Introduction Travellers with Inflammatory bowel disease (IBD) are at greater risk of travel-related morbidity.1 Relapse and acquired infection are the main risks to IBD patients while abroad, and ECCO recommend expert consultation prior to travel, particularly for those on immunosuppression.2 IBD limits a majority of patients choice of travel destination.1 Despite this, there is limited data regarding IBD patients pre-travel preparation and travel experiences.
Methods Patients attending our IBD clinic during November 2013 were asked to complete an anonymous questionnaire. We asked for demographic and disease specific information, in addition to detailed travel questions; including perceptions, pre-travel planning and recent travel experiences. Data was entered and analysed on an anonymised database. We hypothesised that patients with travel concerns and those who had flared within the last 6 months would be less likely to go abroad in that same period.
Results A representative 136 IBD patients (67/136[49%] Crohn’s disease, 60/136[44%] male, age 18–85 years [median age 38 years]) responded. 51%[69/136] were immunosuppressed and 43%[49/136] had IBD related surgery. 62%[84/136] experienced an IBD flare in the last 6 months. 60%[82/136] reported IBD affected travel. 58%[79/136] travelled in the last 6 months, despite a majority of those (65%[51/79]) reporting IBD affected travel. 59%[47/79] of travellers had experienced a flare in the last 6 months, although again, most of those (77%[36/47]) reported IBD affected travel. Only 18%[14/79] travellers (71%[10/14] had a recent flare) sought pre-travel medical advice of any kind and only 41%[32/79] (69%[22/32] had a recent flare) had travel insurance, the majority (88%[28/32]) paid a premium. 20%[16/79] travellers reported a change in bowel habit while abroad, but of those only 27%[3/11] sought medical advice. We also report that 52%[36/69] of immunosuppressed patients are unaware of the need to avoid live vaccines.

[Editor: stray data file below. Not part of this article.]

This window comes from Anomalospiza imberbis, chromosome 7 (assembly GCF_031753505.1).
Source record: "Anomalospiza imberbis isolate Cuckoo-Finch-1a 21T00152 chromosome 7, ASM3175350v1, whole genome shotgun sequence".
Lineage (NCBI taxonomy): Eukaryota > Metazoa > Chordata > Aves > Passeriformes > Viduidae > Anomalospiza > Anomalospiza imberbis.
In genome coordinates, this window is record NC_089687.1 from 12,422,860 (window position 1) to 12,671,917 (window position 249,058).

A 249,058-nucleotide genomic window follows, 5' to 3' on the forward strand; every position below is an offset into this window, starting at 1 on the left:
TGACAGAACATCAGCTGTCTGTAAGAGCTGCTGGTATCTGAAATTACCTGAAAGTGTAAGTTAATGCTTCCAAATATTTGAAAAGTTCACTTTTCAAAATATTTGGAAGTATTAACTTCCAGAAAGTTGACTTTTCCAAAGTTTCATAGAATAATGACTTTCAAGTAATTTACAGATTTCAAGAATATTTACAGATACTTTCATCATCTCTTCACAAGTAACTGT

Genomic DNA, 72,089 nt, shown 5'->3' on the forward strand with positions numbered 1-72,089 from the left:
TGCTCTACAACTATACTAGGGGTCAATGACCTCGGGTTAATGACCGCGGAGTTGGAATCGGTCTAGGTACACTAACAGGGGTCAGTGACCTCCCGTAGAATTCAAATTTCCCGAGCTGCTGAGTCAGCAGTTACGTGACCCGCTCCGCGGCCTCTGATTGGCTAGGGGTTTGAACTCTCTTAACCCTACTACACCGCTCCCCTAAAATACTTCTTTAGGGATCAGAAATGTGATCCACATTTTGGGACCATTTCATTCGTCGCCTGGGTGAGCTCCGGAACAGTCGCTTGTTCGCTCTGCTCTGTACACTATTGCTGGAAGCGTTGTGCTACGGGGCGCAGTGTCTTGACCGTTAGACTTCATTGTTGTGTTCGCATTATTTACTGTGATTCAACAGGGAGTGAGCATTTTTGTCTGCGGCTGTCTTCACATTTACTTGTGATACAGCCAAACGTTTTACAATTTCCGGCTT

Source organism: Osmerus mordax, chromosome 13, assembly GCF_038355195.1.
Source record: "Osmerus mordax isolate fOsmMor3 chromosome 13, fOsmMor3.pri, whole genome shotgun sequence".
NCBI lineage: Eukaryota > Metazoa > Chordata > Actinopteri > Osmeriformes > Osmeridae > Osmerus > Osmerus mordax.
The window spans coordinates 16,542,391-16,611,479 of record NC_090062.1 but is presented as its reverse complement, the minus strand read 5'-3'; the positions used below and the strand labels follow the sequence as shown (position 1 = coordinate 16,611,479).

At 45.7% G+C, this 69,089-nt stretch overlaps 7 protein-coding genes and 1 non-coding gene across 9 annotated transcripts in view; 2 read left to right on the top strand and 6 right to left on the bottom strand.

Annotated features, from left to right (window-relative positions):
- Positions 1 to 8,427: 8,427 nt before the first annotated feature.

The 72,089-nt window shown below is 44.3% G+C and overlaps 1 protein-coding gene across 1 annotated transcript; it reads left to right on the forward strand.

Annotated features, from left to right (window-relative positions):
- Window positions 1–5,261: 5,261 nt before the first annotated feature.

Conclusion A majority of IBD patients feel their disease affects travel. However, despite concerns, patients still travel abroad, even if they have suffered a recent flare. Our results suggest patients are not receiving the recommended travel medical advice, including the need to avoid live vaccinations if immunosuppressed, and are possibly under or not insured. The small numbers of travellers suffering a change in bowel habit abroad tend not to seek medical advice while away. Further detailed investigation in travel behaviour in IBD patients is required, but we suggest there is a need for greater IBD travel education.
Soonawala D, et al. Inflamm Bowel Dis November 2012;18(11):2079–85
Rahier JF, et al. J Crohn Col February 2009
Disclosure of Interest None Declared.
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